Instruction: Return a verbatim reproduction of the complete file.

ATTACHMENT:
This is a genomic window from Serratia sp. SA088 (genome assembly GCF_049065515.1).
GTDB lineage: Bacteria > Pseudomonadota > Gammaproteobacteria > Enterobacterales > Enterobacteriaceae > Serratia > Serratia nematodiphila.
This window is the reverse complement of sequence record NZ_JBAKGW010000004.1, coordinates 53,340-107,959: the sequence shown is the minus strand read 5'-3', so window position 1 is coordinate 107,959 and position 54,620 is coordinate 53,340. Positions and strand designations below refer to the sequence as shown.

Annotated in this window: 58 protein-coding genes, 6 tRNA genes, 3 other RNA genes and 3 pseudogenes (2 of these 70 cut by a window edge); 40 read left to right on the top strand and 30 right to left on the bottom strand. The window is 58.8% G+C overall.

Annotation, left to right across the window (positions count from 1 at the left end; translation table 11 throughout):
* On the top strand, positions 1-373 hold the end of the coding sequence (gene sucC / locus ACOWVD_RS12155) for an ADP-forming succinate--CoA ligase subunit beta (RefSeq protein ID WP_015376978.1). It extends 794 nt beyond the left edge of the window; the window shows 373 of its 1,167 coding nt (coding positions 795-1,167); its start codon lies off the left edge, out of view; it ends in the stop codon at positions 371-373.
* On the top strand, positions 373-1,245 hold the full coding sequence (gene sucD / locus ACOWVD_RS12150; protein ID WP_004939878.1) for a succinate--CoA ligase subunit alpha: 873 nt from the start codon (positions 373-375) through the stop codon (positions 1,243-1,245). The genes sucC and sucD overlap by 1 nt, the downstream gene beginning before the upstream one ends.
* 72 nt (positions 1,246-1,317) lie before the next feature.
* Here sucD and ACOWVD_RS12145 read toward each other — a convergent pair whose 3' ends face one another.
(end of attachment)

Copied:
This is a genomic window from Serratia sp. SA088 (genome assembly GCF_049065515.1).
GTDB lineage: Bacteria > Pseudomonadota > Gammaproteobacteria > Enterobacterales > Enterobacteriaceae > Serratia > Serratia nematodiphila.
This window is the reverse complement of sequence record NZ_JBAKGW010000004.1, coordinates 53,340-107,959: the sequence shown is the minus strand read 5'-3', so window position 1 is coordinate 107,959 and position 54,620 is coordinate 53,340. Positions and strand designations below refer to the sequence as shown.

Annotated in this window: 58 protein-coding genes, 6 tRNA genes, 3 other RNA genes and 3 pseudogenes (2 of these 70 cut by a window edge); 40 read left to right on the top strand and 30 right to left on the bottom strand. The window is 58.8% G+C overall.

Annotation, left to right across the window (positions count from 1 at the left end; translation table 11 throughout):
* On the top strand, positions 1-373 hold the end of the coding sequence (gene sucC / locus ACOWVD_RS12155) for an ADP-forming succinate--CoA ligase subunit beta (RefSeq protein ID WP_015376978.1). It extends 794 nt beyond the left edge of the window; the window shows 373 of its 1,167 coding nt (coding positions 795-1,167); its start codon lies off the left edge, out of view; it ends in the stop codon at positions 371-373.
* On the top strand, positions 373-1,245 hold the full coding sequence (gene sucD / locus ACOWVD_RS12150; protein ID WP_004939878.1) for a succinate--CoA ligase subunit alpha: 873 nt from the start codon (positions 373-375) through the stop codon (positions 1,243-1,245). The genes sucC and sucD overlap by 1 nt, the downstream gene beginning before the upstream one ends.
* 72 nt (positions 1,246-1,317) lie before the next feature.
* Here sucD and ACOWVD_RS12145 read toward each other — a convergent pair whose 3' ends face one another.